The net savings in National Savings remained negative during the fiscal year 2020-21, which has happened for the first time after 2004-05.
According to the report issued by the State Bank of Pakistan, investors took back Rs 317.2 billion from the Savings Schemes during the outgoing fiscal year.
Central Directorate of National Savings generates deposits from the general public. People get comparatively better returns on their savings here.
In the fiscal year 2019-20, the Central Directorate of National Savings received approximately Rs 371 billion as the savings of the people.
The financial analysts are of the opinion that the present situation took place due to three main reasons. One is the ban on financial institutions to invest in National Saving Schemes (NSS), the second reason is the registration requirement for prize bonds of higher value and the third reason is the strict implementation of anti-money launching (AML) laws and know-your-customer (KYC) condition.
Head of Research in Pakistan-Kuwait Investment Company, Samiullah Tariq says, “NSS had minimal AML and KYC requirements compared with banks. The government imposed stricter KYC rules amid growing pressure from the Financial Action Task Force (FATF) which left the biggest negative impact on fund mobilization.”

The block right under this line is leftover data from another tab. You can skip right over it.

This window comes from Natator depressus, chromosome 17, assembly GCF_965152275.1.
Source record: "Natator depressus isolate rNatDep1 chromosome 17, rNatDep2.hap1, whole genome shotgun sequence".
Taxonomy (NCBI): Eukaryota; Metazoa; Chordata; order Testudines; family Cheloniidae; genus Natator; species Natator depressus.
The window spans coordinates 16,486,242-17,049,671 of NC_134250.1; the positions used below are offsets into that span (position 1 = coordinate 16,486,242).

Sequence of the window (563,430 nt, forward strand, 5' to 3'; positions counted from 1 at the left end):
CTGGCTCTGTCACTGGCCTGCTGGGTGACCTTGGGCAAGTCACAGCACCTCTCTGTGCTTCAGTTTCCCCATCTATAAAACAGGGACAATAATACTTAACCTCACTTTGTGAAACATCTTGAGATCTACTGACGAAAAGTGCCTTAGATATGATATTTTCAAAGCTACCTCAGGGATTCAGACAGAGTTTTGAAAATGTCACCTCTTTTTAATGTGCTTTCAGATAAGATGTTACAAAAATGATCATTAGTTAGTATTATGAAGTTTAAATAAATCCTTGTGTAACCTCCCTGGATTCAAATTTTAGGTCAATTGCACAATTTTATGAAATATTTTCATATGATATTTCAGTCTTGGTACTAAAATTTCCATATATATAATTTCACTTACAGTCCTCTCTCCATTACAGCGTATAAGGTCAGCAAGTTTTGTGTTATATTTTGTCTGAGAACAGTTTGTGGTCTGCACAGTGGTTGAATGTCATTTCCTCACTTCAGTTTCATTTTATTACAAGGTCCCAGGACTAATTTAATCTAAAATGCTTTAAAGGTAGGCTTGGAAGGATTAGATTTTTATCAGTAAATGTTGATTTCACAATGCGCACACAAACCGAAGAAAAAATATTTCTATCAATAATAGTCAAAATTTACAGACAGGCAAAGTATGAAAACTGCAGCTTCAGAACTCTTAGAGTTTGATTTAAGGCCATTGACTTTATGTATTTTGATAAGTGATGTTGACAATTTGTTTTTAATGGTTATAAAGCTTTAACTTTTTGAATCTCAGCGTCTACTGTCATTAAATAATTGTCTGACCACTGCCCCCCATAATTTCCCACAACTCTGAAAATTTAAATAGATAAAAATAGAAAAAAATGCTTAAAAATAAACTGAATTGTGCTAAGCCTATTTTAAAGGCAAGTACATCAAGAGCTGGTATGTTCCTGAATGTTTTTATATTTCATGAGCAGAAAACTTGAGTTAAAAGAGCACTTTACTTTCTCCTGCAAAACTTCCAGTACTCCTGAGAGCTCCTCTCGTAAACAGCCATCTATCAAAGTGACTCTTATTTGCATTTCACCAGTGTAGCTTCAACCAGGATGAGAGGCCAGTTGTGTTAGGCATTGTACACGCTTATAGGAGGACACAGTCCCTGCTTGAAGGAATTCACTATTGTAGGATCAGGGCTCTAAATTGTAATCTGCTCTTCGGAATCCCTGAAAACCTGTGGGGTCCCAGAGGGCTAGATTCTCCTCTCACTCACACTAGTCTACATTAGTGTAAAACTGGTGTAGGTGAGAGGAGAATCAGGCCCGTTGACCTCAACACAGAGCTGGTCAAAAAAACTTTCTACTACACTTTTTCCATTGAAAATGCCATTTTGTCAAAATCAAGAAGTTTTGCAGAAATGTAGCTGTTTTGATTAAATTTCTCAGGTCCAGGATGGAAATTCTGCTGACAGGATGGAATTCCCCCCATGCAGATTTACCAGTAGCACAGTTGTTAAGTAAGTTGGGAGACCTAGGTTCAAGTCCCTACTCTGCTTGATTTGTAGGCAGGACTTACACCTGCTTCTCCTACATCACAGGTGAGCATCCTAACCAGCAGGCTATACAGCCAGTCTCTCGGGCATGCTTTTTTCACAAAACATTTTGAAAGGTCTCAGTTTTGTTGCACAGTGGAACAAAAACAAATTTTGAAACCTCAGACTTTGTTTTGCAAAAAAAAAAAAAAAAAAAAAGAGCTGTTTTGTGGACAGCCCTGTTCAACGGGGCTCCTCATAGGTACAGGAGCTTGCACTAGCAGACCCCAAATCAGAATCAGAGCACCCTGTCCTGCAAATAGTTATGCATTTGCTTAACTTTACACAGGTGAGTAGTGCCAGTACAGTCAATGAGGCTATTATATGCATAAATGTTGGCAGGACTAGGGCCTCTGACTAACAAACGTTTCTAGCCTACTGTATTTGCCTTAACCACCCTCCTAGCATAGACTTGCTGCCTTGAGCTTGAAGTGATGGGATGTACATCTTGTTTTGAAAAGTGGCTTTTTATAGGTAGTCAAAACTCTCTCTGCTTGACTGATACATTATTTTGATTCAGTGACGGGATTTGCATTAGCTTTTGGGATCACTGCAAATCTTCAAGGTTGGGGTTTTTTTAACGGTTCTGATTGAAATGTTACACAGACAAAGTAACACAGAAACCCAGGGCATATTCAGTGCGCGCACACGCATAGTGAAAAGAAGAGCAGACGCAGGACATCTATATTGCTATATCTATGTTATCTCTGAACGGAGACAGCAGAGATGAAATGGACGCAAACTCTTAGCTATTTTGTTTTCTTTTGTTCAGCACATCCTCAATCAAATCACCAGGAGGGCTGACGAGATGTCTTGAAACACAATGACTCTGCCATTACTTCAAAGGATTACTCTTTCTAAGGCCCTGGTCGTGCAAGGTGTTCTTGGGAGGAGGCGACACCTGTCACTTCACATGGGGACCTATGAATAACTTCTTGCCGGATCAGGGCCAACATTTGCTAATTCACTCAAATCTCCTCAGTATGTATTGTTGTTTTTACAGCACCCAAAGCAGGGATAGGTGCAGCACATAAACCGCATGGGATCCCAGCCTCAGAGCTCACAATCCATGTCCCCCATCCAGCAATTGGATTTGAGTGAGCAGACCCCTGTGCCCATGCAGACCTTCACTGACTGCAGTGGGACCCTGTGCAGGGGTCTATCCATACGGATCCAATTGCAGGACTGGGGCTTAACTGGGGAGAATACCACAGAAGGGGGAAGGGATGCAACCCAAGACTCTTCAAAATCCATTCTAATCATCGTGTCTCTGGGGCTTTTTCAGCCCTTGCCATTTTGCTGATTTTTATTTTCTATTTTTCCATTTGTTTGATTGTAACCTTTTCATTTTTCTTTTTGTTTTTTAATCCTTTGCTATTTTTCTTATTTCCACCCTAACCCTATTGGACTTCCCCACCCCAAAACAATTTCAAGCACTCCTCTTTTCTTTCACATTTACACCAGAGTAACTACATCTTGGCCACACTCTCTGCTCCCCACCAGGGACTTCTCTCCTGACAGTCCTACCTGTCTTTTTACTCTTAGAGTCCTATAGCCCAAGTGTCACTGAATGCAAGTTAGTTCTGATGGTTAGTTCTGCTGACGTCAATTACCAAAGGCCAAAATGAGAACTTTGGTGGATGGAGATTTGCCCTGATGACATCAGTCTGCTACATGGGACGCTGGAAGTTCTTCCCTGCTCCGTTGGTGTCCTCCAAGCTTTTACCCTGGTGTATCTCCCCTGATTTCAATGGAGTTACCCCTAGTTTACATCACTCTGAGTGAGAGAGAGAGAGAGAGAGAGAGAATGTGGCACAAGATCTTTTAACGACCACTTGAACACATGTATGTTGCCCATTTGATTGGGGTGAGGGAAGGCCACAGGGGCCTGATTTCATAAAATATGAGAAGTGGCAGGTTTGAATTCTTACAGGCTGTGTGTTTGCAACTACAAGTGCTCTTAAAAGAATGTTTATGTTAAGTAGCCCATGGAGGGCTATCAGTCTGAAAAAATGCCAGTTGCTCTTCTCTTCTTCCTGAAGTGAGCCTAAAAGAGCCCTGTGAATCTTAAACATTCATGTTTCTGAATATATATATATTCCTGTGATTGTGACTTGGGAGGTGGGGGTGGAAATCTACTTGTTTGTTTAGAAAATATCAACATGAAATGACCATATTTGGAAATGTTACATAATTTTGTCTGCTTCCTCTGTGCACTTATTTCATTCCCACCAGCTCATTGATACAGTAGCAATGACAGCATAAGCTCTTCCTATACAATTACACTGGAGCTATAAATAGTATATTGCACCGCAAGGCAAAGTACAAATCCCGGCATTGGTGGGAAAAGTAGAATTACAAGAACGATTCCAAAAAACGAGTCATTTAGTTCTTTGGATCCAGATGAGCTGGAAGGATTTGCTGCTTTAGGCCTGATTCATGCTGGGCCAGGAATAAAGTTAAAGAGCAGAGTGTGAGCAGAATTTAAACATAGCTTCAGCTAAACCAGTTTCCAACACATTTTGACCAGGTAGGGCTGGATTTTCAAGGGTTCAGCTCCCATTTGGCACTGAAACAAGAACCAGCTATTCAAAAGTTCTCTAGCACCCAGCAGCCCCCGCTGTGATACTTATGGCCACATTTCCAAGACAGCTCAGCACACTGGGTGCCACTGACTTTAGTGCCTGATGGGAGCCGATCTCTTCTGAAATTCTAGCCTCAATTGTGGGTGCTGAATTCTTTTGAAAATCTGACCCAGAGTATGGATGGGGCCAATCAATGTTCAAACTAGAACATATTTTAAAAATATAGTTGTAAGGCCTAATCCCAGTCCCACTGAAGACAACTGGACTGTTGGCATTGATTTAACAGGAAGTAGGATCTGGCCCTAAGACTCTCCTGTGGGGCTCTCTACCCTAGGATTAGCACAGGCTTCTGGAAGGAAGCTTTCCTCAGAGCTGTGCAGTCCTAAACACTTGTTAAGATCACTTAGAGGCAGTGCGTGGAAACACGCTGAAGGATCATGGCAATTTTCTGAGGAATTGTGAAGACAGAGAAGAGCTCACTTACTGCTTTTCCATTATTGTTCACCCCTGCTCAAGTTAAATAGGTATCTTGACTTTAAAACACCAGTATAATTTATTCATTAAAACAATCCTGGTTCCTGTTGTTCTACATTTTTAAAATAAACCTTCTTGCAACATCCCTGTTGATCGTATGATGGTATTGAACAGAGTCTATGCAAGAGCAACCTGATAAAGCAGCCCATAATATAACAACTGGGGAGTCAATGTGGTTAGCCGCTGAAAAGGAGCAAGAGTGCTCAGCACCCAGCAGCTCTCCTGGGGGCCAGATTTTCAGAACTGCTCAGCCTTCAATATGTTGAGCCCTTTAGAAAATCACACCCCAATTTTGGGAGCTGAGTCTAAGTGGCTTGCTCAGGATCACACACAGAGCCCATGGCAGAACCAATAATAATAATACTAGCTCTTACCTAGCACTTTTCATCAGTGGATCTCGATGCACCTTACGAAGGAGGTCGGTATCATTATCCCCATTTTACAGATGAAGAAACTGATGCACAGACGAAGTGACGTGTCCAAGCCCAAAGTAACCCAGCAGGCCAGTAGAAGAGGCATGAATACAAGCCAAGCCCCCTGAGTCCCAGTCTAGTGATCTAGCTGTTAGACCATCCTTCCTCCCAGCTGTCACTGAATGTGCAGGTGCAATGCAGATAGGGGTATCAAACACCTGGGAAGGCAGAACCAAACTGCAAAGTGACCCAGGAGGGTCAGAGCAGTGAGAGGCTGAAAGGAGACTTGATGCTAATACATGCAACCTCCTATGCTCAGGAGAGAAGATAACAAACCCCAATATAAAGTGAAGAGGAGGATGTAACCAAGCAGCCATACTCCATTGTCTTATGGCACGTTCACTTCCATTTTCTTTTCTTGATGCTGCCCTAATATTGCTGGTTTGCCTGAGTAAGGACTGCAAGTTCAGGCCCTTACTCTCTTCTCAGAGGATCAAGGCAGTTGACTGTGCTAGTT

He said that people reluctant to come clean about their sources of funds don’t find National Savings a suitable option for their savings anymore. The condition of the government to discontinue unregistered prize bonds of higher value played an important role in the drawdown on NSS funds. Earlier, people used prize bonds to settle their transactions.
They were bearer bonds which means there was no accounting as to who owned the bonds but now the prize bonds of high value must be registered now.
The government had stopped institutional investors to invest in NSS with effect from July 1, 2020. The institutions such as insurance companies and asset management companies cannot reinvest in NSS at the expiry of the schemes, they have put their funds in.
The biggest outflow was from prize bonds and Defense Savings certificate during the last fiscal year with the drawdown amounting to Rs.290.4 billion and Rs.9 billion respectively.